'Not if you hadn't chosen to stay with me. You could have quit and left Camelot, instead of lying.'
Merlin stopped as if he'd been slapped in the face and stared at Arthur. It was as if he had forgotten all the words he had ever learnt, and he felt the fear return with a stranglehold.
'Would you rather I'd done that?' he eventually forced out quietly, suddenly finding it difficult to breathe.
Arthur searched Merlin's face. The bright blue eyes stared back at him, unflinching, and it suddenly struck him that they never did that when Merlin had something to hide. His manservant believed everything he was saying.
The years rolled by in Arthur's mind. Merlin saving Arthur from the witch's knife. Arthur saving Merlin from poisoning. Merlin in the stocks. His annoying way of waking up his king in the morning. The stupid grin that seemed to reach all the way between his stupid ears. The fat jokes. Merlin accompanying Arthur to fight the dragon. Merlin accompanying Arthur whatever the odds. Merlin believing in Arthur and Gwen when Arthur didn't. And despite everything he'd said, Arthur knew that Merlin had been as loyal as he knew how - whatever lies he had told, he was not Morgana.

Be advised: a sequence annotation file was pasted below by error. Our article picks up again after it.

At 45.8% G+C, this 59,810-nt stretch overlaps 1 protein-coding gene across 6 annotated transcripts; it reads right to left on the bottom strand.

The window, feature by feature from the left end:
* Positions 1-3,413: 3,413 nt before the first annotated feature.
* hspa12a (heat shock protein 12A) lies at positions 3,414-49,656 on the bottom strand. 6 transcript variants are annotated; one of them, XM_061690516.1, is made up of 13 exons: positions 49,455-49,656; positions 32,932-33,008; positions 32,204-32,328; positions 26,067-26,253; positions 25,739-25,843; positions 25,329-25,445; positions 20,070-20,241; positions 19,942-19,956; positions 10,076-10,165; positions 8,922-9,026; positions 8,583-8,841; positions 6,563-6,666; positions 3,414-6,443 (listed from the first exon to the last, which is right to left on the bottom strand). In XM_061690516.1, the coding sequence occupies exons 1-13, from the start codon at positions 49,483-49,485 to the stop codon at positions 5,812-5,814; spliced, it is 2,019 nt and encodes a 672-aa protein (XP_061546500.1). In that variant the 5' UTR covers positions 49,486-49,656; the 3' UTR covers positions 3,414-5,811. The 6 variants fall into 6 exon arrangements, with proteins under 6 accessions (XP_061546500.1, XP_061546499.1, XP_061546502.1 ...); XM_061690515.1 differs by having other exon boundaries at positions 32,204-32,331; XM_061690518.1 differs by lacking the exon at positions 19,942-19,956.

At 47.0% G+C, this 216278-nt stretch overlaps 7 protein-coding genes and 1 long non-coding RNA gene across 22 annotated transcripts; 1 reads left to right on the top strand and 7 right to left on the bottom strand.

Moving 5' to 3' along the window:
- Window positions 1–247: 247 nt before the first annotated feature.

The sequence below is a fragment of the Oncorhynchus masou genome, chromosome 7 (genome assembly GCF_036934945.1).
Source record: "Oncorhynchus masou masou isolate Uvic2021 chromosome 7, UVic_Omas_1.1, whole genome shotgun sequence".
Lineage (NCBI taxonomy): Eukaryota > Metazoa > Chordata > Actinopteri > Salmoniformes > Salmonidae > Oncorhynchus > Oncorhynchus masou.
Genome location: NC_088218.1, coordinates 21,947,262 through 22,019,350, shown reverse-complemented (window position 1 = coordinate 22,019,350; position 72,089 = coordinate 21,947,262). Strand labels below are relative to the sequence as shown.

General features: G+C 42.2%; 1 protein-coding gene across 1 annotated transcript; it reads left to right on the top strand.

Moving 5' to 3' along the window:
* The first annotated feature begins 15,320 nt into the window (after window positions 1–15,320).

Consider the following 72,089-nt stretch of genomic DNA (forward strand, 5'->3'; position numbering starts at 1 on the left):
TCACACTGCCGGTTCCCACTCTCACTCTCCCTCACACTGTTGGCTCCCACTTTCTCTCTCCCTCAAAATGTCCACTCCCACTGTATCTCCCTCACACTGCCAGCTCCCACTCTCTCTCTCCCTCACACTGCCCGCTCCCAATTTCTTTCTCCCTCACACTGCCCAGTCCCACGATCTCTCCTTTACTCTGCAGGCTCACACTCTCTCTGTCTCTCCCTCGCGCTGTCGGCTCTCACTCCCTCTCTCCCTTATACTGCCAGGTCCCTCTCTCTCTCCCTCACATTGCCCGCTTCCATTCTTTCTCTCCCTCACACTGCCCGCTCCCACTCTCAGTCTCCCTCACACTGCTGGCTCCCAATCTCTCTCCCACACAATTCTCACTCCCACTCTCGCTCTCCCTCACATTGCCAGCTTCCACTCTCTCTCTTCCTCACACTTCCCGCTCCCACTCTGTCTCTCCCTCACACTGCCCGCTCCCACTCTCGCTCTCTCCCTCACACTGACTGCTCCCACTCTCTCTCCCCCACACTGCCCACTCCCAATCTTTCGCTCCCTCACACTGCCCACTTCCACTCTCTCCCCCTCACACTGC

'No,' he said finally. 'No.'
Merlin swallowed and tried to smile. 'I feel the same way. Even if you told me right now that you were obliged to burn me at the stake,' he said, his voice cracking as he struggled to hold back the tears, 'I'd feel that I'd done what was right by staying here, and that I'd rather have shared the time with you, and served you, than have done anything else.'
Arthur looked past Merlin at the unidentifiable object behind the wall. His own throat was starting to feel thick. Wretched man with his wretched emotions. This kind of thing had never happened before Merlin came along. He swallowed and tried to change the subject.
'Of course, none of this solves the problem of what I do with you now,' he said gruffly. 'You've given me exactly the dilemma you were trying to avoid.'
'Well, if you hadn't gone sneaking around my room-'
'Merlin, it's my castle. I can do what I want. Besides, you were meant to be with me this morning, helping me sort out the wretched paperwork Lord Camden sent me. Where were you, anyway?'
'I, uh - I, well...'
'Given that I've just found out that you've been lying to me for a decade, I think this would be a good time to stop doing that, don't you? So the truth, please.'
'I was trying to find Mordred.'
'I think that when he broke out of the dungeons, he joined Morgana.'
'Why would you think that?'
Merlin shifted uncomfortably and his eyes fixed on the wall behind Arthur's chair.
'Merlin. The truth.'
Noon had passed into early evening. Arthur sat back in his chair, staring at the man in front of him who had just told him a most improbable tale about dragons, betrayal, power, endless self-sacrifice, loyalty, and a shared destiny. Had anyone but Merlin told him this story, he would not have believed it - but it made too much sense of the last ten years and it sounded too much like the Merlin he knew for him to do anything else.
'Did you find him?'
'Mordred. Did you find him?'